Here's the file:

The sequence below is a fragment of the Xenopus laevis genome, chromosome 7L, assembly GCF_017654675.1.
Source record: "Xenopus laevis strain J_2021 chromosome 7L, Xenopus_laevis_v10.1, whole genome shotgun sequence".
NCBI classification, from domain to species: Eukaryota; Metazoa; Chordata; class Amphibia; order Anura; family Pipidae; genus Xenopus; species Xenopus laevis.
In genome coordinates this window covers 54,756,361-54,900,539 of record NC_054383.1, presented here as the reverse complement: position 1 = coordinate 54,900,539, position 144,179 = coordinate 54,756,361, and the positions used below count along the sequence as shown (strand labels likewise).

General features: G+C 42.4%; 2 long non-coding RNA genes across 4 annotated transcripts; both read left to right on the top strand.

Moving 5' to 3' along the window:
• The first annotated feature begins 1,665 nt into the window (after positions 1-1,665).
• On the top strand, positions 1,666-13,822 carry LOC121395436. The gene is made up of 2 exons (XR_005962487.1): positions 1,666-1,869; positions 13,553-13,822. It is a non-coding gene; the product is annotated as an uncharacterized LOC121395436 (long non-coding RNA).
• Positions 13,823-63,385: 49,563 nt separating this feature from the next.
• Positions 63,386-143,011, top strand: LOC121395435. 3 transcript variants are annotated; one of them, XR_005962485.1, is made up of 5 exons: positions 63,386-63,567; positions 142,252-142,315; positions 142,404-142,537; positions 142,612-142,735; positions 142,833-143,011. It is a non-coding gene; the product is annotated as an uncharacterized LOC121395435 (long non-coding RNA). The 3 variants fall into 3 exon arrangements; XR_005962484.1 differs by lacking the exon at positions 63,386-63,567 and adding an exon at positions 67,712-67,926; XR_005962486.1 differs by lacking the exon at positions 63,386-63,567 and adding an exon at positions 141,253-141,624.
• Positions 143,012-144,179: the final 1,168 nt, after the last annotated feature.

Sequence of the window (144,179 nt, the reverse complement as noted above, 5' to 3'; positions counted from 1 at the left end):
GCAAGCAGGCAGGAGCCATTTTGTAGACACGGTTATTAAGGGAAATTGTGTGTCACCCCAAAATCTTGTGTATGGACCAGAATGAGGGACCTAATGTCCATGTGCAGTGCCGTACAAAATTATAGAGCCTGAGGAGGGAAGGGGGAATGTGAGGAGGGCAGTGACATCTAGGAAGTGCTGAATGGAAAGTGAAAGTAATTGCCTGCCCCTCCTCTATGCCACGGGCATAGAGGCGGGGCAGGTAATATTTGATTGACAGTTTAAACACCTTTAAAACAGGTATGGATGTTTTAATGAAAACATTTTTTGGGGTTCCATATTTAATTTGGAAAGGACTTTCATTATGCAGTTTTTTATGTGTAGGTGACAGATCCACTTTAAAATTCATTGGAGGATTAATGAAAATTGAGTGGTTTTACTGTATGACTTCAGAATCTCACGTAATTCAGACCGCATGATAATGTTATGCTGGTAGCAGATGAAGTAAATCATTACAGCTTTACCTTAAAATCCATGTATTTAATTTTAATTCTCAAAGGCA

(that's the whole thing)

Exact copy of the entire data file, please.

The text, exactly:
The sequence below is a fragment of the Xenopus laevis genome, chromosome 7L, assembly GCF_017654675.1.
Source record: "Xenopus laevis strain J_2021 chromosome 7L, Xenopus_laevis_v10.1, whole genome shotgun sequence".
NCBI classification, from domain to species: Eukaryota; Metazoa; Chordata; class Amphibia; order Anura; family Pipidae; genus Xenopus; species Xenopus laevis.
In genome coordinates this window covers 54,756,361-54,900,539 of record NC_054383.1, presented here as the reverse complement: position 1 = coordinate 54,900,539, position 144,179 = coordinate 54,756,361, and the positions used below count along the sequence as shown (strand labels likewise).

General features: G+C 42.4%; 2 long non-coding RNA genes across 4 annotated transcripts; both read left to right on the top strand.

Moving 5' to 3' along the window:
• The first annotated feature begins 1,665 nt into the window (after positions 1-1,665).
• On the top strand, positions 1,666-13,822 carry LOC121395436. The gene is made up of 2 exons (XR_005962487.1): positions 1,666-1,869; positions 13,553-13,822. It is a non-coding gene; the product is annotated as an uncharacterized LOC121395436 (long non-coding RNA).
• Positions 13,823-63,385: 49,563 nt separating this feature from the next.
• Positions 63,386-143,011, top strand: LOC121395435. 3 transcript variants are annotated; one of them, XR_005962485.1, is made up of 5 exons: positions 63,386-63,567; positions 142,252-142,315; positions 142,404-142,537; positions 142,612-142,735; positions 142,833-143,011. It is a non-coding gene; the product is annotated as an uncharacterized LOC121395435 (long non-coding RNA). The 3 variants fall into 3 exon arrangements; XR_005962484.1 differs by lacking the exon at positions 63,386-63,567 and adding an exon at positions 67,712-67,926; XR_005962486.1 differs by lacking the exon at positions 63,386-63,567 and adding an exon at positions 141,253-141,624.
• Positions 143,012-144,179: the final 1,168 nt, after the last annotated feature.

Sequence of the window (144,179 nt, the reverse complement as noted above, 5' to 3'; positions counted from 1 at the left end):
GCAAGCAGGCAGGAGCCATTTTGTAGACACGGTTATTAAGGGAAATTGTGTGTCACCCCAAAATCTTGTGTATGGACCAGAATGAGGGACCTAATGTCCATGTGCAGTGCCGTACAAAATTATAGAGCCTGAGGAGGGAAGGGGGAATGTGAGGAGGGCAGTGACATCTAGGAAGTGCTGAATGGAAAGTGAAAGTAATTGCCTGCCCCTCCTCTATGCCACGGGCATAGAGGCGGGGCAGGTAATATTTGATTGACAGTTTAAACACCTTTAAAACAGGTATGGATGTTTTAATGAAAACATTTTTTGGGGTTCCATATTTAATTTGGAAAGGACTTTCATTATGCAGTTTTTTATGTGTAGGTGACAGATCCACTTTAAAATTCATTGGAGGATTAATGAAAATTGAGTGGTTTTACTGTATGACTTCAGAATCTCACGTAATTCAGACCGCATGATAATGTTATGCTGGTAGCAGATGAAGTAAATCATTACAGCTTTACCTTAAAATCCATGTATTTAATTTTAATTCTCAAAGGCA